Be fair with them as well. Their pricing includes not just the direct labor costs, but also the cost of overhead, insurance, tools, vehicles, training, taxes, etc. A fair daily labor rate for 2 persons to properly install your system is between $800 and $1500, depending on the time of year, your market, and other factors. Many replacement systems can be installed in one day. Ductwork and tight installations will increase the time and cost.

Finding a Qualified Heating and Air Conditioning Contractor

  1. Begin with people you know . Perhaps you know an electrician, plumber or other tradesperson that you can contact and ask for a referral. Heating and air conditioning contractors are more likely to say yes to your installation-only request if they know who they're talking to. Focus on what's in it for them using this thought:

    “ Mr. or Ms. Contractor: I contacted a source of mine who was able to get me a significant discount on exactly the heating and air conditioning equipment I need. The equipment will be shipped directly to the jobsite. The good news is that I want you to install, service and maintain my equipment for me. I'd like to discuss an annual service agreement on the equipment to keep it in top notch shape and I'd like to contract with you for not only the installation but the required annual maintenance as well.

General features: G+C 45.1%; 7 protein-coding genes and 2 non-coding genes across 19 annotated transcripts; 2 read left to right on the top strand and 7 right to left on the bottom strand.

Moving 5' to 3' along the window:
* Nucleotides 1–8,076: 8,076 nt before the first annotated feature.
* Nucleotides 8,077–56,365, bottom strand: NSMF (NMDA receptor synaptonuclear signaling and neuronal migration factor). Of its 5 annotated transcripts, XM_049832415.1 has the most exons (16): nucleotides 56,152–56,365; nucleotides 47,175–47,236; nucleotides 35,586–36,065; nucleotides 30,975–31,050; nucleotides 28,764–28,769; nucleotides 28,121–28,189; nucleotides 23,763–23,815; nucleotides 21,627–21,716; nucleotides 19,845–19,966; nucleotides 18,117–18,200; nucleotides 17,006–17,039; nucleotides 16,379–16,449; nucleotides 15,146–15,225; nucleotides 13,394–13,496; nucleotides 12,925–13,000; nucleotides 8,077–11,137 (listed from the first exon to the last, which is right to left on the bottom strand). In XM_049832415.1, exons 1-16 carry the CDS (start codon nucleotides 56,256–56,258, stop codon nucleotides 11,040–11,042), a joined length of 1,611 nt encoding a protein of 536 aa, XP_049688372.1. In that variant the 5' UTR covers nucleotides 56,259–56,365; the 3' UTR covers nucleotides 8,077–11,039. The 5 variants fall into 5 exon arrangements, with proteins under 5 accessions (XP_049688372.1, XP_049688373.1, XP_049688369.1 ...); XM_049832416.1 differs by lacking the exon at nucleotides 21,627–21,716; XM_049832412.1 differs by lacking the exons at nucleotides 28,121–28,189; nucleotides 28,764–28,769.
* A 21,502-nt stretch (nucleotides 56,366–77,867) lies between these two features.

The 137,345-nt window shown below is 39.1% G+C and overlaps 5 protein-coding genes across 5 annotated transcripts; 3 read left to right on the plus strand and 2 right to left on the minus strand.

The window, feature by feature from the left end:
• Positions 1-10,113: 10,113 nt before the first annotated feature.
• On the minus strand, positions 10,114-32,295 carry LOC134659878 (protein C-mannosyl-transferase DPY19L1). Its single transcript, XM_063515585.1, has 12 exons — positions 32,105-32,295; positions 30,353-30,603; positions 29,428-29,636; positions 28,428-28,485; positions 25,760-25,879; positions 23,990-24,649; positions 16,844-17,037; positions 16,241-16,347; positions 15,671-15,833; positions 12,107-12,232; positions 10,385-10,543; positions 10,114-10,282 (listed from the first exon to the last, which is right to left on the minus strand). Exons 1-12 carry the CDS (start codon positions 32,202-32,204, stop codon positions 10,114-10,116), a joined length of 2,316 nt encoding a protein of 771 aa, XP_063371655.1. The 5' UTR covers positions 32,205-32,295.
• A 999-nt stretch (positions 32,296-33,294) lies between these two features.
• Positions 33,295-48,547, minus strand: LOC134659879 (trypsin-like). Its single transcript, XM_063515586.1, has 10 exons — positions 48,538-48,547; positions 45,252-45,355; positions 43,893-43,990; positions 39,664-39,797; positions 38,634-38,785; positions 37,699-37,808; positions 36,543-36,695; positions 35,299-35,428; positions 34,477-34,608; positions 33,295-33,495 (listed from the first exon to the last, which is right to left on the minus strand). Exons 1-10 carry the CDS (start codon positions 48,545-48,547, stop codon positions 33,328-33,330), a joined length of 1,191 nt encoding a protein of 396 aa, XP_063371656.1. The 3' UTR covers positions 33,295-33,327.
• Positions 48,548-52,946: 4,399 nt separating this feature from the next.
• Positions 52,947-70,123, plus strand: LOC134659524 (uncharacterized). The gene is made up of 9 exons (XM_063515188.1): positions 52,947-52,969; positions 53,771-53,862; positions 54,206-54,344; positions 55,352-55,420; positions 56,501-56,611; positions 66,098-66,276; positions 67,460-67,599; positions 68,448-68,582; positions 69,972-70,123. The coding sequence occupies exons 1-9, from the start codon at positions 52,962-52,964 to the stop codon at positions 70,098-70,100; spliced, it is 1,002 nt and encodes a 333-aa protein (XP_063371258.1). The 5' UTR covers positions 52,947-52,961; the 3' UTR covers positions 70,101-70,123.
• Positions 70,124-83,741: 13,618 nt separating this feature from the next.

This can be a win-win for us both and I'll continue to refer out your services every chance I get. Please quote me a fair price for the necessary labor to install my equipment including everything you think is required, including the drain lines, condenser pads, electrical wiring, etc. I was also told that you can become the preferred installer for any other jobs of this nature in our area if that appeals to you."

If you are blissfully happy with your contractor, please let us know and we will add them to our preferred contractor list for whatever area they service. This list is being compiled and is expected to be available to our customers in the coming months.